GOP lawmakers take administration to task for Obamacare cost-cap delay

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Republican lawmakers took the Obama administration to task Tuesday, following the revelation — first reported by The New York Times — that officials have delayed implementation of the Obamacare caps on patient out-of-pocket costs.

Utah Sen. Mike Lee, who has a key member of a group of GOP lawmakers threatening to hold up upcoming spending bills funding Obamacare, slammed the decision as “a desperate and shameful political move” and again argued for defunding the law.

“The best way to delay Obamacare is to defund it,” he said in a statement. “Once Congress returns from the August work period, the House should act quickly to pass a continuing resolution that funds the government, but not Obamacare.”

According to Lee’s office, while the caps on patient out-of-pocket expenses were advertised as a cost-saver, they have also been leading to premium increases.

House Speaker John Boehner called the report “the latest evidence that the law is too costly and too complex to work – and that it’s not being implemented fairly.” He also cited his concerns that the delay was not noticed online for some six months due to what the New York Times described as “maze of legal and bureaucratic language.”

“Almost as troubling as the continued failures of the law’s implementation is the lack of transparency,” he said in a statement. “Burying this announcement online in a ‘maze of legal and bureaucratic language’ shows little concern for the promises with which this law was sold.  What else in the law isn’t working that we don’t yet know about?”

Boehner added that the Senate should take up the House-passed individual mandate delay when it returns from August recess.

Tennessee Republican Rep. Diane Black asked, given the recent hiccups in implementation, “What will it take for the President to admit that this law is failing and needs to be stopped?”

Georgia Republican Rep. Tom Price tweeted “Another day, another #Obamacare delay. Let’s #RepealsndReplace this unworkable train wreck.”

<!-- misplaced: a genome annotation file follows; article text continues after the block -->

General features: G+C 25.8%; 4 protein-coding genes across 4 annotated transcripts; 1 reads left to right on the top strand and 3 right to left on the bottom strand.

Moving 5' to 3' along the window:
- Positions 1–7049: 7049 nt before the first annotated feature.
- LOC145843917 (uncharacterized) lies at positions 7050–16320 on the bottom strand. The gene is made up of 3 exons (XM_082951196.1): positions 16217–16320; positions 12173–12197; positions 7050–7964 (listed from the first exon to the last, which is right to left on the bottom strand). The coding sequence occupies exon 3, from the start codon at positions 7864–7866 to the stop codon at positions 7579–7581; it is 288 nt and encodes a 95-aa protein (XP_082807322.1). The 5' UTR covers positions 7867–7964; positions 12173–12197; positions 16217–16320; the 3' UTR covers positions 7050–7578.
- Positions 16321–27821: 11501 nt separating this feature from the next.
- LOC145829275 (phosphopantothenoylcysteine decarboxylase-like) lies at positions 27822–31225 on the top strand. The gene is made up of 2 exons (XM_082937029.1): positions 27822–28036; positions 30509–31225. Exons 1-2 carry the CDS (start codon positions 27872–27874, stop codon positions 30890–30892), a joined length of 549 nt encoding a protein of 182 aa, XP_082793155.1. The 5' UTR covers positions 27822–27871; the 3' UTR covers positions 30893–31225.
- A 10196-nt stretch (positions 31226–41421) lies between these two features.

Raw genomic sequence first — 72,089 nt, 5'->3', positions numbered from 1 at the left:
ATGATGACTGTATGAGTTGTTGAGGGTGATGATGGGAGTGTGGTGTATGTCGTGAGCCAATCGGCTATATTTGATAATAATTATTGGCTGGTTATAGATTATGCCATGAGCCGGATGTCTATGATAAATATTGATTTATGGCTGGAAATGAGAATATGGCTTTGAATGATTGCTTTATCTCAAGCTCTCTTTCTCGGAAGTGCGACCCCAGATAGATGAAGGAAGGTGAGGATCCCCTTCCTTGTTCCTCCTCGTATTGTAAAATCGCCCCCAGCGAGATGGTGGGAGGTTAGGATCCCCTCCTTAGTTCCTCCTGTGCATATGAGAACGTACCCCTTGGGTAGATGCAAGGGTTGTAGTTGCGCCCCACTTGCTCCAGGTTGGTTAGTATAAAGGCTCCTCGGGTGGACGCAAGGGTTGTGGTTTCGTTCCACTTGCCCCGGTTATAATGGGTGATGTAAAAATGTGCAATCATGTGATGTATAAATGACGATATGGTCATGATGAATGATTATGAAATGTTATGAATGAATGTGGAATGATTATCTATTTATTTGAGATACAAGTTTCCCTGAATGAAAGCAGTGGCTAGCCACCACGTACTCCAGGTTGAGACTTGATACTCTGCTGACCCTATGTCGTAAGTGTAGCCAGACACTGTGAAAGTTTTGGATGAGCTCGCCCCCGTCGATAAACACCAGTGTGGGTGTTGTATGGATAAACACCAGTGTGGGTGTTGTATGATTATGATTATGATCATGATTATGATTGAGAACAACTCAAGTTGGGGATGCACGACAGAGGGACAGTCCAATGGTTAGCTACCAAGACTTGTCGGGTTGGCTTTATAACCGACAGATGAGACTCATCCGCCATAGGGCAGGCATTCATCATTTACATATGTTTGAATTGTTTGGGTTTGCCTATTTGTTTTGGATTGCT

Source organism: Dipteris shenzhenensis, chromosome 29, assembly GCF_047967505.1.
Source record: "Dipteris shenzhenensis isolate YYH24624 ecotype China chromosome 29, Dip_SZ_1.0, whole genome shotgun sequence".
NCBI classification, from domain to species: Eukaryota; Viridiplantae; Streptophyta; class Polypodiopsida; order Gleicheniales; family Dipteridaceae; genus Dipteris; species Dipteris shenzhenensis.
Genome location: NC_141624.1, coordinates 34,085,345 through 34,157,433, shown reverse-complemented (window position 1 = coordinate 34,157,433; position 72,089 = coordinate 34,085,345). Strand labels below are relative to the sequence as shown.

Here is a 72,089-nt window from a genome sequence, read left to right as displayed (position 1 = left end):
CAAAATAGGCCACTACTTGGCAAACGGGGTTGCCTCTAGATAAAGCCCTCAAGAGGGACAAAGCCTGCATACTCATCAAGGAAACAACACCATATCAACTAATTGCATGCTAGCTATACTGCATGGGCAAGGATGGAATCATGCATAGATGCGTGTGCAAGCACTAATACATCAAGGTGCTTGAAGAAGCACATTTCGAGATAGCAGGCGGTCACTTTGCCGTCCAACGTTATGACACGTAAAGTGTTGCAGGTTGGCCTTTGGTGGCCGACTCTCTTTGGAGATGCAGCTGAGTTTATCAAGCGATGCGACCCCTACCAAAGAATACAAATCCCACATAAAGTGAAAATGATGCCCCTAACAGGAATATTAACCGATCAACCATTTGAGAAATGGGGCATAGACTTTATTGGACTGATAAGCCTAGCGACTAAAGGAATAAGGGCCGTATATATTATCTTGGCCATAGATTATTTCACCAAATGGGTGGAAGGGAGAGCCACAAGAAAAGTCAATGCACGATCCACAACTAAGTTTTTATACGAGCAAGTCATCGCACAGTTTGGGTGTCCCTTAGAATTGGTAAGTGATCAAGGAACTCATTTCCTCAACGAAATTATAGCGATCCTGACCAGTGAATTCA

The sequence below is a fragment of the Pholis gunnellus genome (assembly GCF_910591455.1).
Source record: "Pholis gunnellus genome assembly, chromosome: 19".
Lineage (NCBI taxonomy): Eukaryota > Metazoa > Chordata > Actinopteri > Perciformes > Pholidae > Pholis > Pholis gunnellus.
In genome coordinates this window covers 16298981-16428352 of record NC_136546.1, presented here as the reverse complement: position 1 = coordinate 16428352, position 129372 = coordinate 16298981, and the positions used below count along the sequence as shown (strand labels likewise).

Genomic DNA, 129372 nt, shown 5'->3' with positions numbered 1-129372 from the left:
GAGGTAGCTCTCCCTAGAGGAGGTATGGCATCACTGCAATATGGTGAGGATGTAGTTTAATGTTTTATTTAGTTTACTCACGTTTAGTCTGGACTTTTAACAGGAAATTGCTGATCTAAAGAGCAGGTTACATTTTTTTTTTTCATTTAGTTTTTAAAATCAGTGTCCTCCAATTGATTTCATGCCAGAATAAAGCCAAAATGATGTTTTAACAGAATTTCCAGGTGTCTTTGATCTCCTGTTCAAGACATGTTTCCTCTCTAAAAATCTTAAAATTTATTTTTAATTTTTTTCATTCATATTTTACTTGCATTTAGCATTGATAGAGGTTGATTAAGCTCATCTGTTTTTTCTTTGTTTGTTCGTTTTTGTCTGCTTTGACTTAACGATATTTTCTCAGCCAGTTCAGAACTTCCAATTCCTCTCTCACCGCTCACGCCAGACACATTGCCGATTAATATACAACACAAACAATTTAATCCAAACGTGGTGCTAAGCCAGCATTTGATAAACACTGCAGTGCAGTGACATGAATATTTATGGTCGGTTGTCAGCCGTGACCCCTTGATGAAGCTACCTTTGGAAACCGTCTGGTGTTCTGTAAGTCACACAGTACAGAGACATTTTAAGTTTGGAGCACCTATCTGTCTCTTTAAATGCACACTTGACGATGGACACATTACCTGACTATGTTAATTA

Indiana Republican Rep. Marlin Stutzman —  the first House member to say he would oppose a continuing resolution that funds Obamacare — voiced a similar sentiment saying that a delay is not what is needed, but rather Congress must defund the law.

“President Obama has already delayed the employer mandate and anti-fraud protections but this latest arbitrary delay isn’t going to change the fact that ObamaCare is hurting hardworking families,” Stutzman said. “Folks back home don’t need another Washington delay, they need permanent relief.”

Republican Sen. Ted Cruz, who has been working with Lee and others to block Obamacare funding, tweeted out a story about the delay saying “More delays for big corporations while hardworking Americans are forced to face brunt of Obamacare,” adding the hashtag “#DontFundIt.”

Another part of the defund effort on the Senate side, Republican Marco Rubio, tweeted “Another morning, another #obamacare delay,” linking to the New York Times report.

At a press conference last week, President Obama said Republicans opposing his signature health care law wanted to deprive 30 million people of health care due to an “ideological fixation,” and explained that with any big initiative there will be “glitches.”

“So you will be able to, whenever you want during the course of the next six months and probably the next year, find occasions where you say, ah-ha, you know what, that could have been done a little bit better.  Or that thing, they’re kind of making an administrative change; that’s now how it was originally thought this thing was going to work,” Obama said.

“Yes, exactly,” He added. “Because our goal is to actually deliver high-quality, affordable health care for people and to reform the system so costs start going down and people start getting a better bang for the buck.  And I make no apologies for that.”

The administration’s decision delays the implementation of the caps until 2015.

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